Tuesday, January 01, 2013

As Fiscal Cliff Looms, Impact would be Catastrophic to Education says National School Boards Association

This from Clarksville Online:
As lawmakers reconvene to discuss alternatives to the fiscal cliff, the National School Boards Association (NSBA) continues to urge Congress and President Barack Obama to forge a bipartisan solution that puts our children’s education first and protects their future, as well as the future of our country.

With the fiscal cliff looming, more than 600 school boards have passed resolutions urging Congress to stop the across-the-board cuts that would have a detrimental impact upon their school districts through the sequestration process.

These federal cuts would total more than $4 billion this fiscal year. Furthermore, these cuts would continue over a 10-year period and have a devastating effect on our schools, eroding the base of funding for key programs year after year.

“The federal cuts to education would be a regression to the progress our school districts have made in student achievement, from deep cuts to Title I grants for disadvantaged students and the Individuals with Disabilities Education Act, to House-passed legislation that would impose mandatory reductions eliminating automatic eligibility of 280,000 low-income students for free school lunches,” said Michael A. Resnick, NSBA’s Associate Executive Director for Public Policy and Federal Advocacy.

K-12 education programs have already been reduced on the federal level with cuts to elementary and secondary education funding in Fiscal Year 2011. The ability to absorb additional budget cuts and provide an enhanced curriculum for all students is extremely limited for many school districts.

“An agreement is urgently needed now that protects education, as federal investments in education yield returns that result in greater productivity, global competitiveness, higher revenues, and increased employment,” said NSBA’s President C. Ed Massey, a member of the Boone County (Ky.) Board of Education.
This from PBS:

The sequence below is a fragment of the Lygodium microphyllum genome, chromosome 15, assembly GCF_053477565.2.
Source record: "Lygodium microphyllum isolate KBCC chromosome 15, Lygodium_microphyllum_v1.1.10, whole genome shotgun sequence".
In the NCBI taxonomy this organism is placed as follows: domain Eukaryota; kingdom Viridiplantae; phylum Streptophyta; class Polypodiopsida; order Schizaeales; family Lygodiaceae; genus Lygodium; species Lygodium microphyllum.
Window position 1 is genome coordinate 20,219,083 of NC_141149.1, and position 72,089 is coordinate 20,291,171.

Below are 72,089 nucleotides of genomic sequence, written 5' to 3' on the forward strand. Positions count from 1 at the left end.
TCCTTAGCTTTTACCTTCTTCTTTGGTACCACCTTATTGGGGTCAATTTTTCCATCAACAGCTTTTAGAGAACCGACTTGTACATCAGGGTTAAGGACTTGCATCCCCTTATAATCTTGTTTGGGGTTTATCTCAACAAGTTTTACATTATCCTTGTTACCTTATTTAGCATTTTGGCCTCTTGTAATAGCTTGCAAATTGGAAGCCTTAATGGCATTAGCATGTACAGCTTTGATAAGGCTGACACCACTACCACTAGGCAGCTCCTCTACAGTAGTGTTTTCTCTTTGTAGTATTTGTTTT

With tax increases and across-the-board spending cuts set to take effect in January if lawmakers and the President fail to reach a debt-reduction deal, education providers are being forced to plan for tighter budgets. In many cases, that would mean jobs lost and reduced services for students. The aspect of the "cliff" that would impact education budgets most directly is sequestration -- mandatory cuts to discretionary federal spending. The White House Office of Management and Budget estimates sequestration would reduce discretionary spending, which includes federal education money, by roughly 8.2 percent. 

1. The Education Department Is Just Part of the Picture
If sequestration happens, the Department of Education would see cutbacks in most of its major programs including funding for lower-income school districts, teacher training, special education and improvements for under-performing schools.

2. The Effects Would be Uneven
While a straight 8 percent cut would seem to suggest everybody would share the fiscal pain equally, things get cloudier when you look at how federal education money is distributed. On average, money from Washington only makes up about 10 percent of public school funding, with the rest coming from state and local governments. But the actual spending breakdown is weighted towards services for the most vulnerable students.

3. It Won't Happen All At Once
If educators were looking for any bit of good news, it might be that their section of the "cliff" doesn't appear to be a sheer drop.

4. Even If There's a Deal, Things Aren't Certain
There is still the possibility that the two parties could reach an agreement. But what's not clear is what a deal would mean for education funding. Ed Week's Alyson Klein reports that even if sequestration takes effect, "some programs are exempt, including federal student loans, some Pell Grant money, most child nutrition programs, and the Children's Health Insurance Program," which could likely mean they would also be kept off the table in a budget deal.

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